What are the factors affecting test effort in software testing?

When you create test plans and estimate the testing effort and schedule, you must keep these factors in mind otherwise your plans and estimates will mislead you at the beginning of the project and betray you at the middle or end.

The test strategies or approaches you pick will have a major influence on the testing effort. In this section, let’s look at factors related to the product, the process and the results of testing.

In Product factors the presence of sufficient project documentation is important so that the testers can figure out what the system is, how it is supposed to work and what correct behavior looks like. This will help us do our job more efficiently.

The factors which affect the test effort are:

  • While good project documentation is a positive factor, it’s also true that having to produce detailed documentation, such as meticulously specified test cases, results in delays. During test execution, having to maintain such detailed documentation requires lots of effort, as does working with fragile test data that must be maintained or restored frequently during testing.
  • Increasing the size of the product leads to increases in the size of the project and the project team. Increases in the project and project team increases the difficulty of predicting and managing them. This leads to the disproportionate rate of collapse of large projects.
  • The life cycle itself is an influential process factor, as the V-model tends to be more fragile in the face of late change while incremental models tend to have high regression testing costs.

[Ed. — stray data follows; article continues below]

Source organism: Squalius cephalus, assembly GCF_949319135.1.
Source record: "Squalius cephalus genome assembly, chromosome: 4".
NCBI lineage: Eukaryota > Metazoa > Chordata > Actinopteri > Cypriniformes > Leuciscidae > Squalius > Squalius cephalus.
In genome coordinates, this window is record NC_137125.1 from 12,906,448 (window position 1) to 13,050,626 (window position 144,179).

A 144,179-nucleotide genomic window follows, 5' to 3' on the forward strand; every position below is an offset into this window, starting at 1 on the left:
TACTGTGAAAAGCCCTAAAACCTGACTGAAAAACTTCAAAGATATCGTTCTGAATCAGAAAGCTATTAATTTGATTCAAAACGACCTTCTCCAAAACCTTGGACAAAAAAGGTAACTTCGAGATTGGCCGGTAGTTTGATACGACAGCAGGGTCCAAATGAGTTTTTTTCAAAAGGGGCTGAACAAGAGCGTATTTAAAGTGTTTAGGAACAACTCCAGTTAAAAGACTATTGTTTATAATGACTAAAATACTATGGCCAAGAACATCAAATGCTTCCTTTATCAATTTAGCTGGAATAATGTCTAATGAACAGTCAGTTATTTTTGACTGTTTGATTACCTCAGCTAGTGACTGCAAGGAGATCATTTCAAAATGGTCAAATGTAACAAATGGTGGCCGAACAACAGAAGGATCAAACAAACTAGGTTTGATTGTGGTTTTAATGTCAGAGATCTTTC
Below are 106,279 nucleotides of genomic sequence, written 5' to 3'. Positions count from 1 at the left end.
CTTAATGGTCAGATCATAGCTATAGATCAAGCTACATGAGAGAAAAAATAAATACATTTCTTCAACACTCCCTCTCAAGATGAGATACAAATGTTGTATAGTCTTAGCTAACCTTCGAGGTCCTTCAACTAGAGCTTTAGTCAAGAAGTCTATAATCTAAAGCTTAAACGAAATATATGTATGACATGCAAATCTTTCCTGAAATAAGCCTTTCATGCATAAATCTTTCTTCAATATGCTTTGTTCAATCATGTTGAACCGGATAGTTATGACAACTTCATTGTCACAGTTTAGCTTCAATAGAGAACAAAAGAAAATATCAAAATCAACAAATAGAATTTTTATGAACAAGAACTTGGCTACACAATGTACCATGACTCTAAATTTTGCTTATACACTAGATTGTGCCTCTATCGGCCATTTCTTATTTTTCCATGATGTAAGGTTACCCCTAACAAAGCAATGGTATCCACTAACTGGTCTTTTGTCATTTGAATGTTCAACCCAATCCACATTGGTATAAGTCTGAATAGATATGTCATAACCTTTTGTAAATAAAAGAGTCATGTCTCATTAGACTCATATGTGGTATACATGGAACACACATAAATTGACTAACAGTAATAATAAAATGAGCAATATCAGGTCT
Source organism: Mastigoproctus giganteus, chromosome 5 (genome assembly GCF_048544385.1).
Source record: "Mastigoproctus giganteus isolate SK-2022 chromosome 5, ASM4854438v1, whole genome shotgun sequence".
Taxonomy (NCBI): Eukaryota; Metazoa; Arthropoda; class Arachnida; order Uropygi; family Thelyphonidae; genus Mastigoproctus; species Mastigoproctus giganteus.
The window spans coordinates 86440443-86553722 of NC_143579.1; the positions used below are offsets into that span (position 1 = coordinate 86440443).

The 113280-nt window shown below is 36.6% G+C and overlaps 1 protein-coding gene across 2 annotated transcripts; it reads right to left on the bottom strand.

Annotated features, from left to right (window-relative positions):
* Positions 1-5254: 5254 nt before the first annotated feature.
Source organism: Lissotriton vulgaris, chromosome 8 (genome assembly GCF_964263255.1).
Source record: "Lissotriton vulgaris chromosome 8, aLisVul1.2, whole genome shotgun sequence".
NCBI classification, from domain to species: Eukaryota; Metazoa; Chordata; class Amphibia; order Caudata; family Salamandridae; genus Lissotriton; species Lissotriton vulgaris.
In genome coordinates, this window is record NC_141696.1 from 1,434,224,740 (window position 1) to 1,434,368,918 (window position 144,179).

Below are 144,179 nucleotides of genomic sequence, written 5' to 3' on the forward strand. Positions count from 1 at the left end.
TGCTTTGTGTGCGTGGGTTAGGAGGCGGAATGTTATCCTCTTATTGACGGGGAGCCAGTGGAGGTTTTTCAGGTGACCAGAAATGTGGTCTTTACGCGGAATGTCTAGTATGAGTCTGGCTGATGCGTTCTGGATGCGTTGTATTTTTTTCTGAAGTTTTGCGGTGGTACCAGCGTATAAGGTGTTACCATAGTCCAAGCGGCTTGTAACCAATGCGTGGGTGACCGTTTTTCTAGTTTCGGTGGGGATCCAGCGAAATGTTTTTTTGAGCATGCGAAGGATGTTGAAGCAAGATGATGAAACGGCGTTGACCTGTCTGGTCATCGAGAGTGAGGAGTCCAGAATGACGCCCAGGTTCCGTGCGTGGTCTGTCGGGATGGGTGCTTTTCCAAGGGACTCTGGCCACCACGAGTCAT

• Process maturity, including test process maturity, is another factor, especially the implication that mature processes involve carefully managing change in the middle and end of the project, which reduces test execution cost.
  • Time pressure is another factor to be considered. Pressure should not be an excuse to take unwarranted risks. However, it is a reason to make careful, considered decisions and to plan and re-plan intelligently throughout the process.
  • People execute the process, and people factors are as important or more important than any other. Important people factors include the skills of the individuals and the team as a whole, and the alignment of those skills with the project’s needs. It is true that there are many troubling things about a project but an excellent team can often make good things happen on the project and in testing.
  • Since a project team is a team, solid relationships, reliable execution of agreed-upon commitments and responsibilities and a determination to work together towards a common goal are important. This is especially important for testing, where so much of what we test, use, and produce either comes from, relies upon or goes to people outside the testing group. Because of the importance of trusting relationships and the lengthy learning curves involved in software and system engineering, the stability of the project team is an important people factor, too.
  • The test results themselves are important in the total amount of test effort during test execution. The delivery of good-quality software at the start of test execution and quick, solid defect fixes during test execution prevents delays in the test execution process. A defect, once identified, should not have to go through multiple cycles of fix/retest/re-open, at least not if the initial estimate is going to be held to.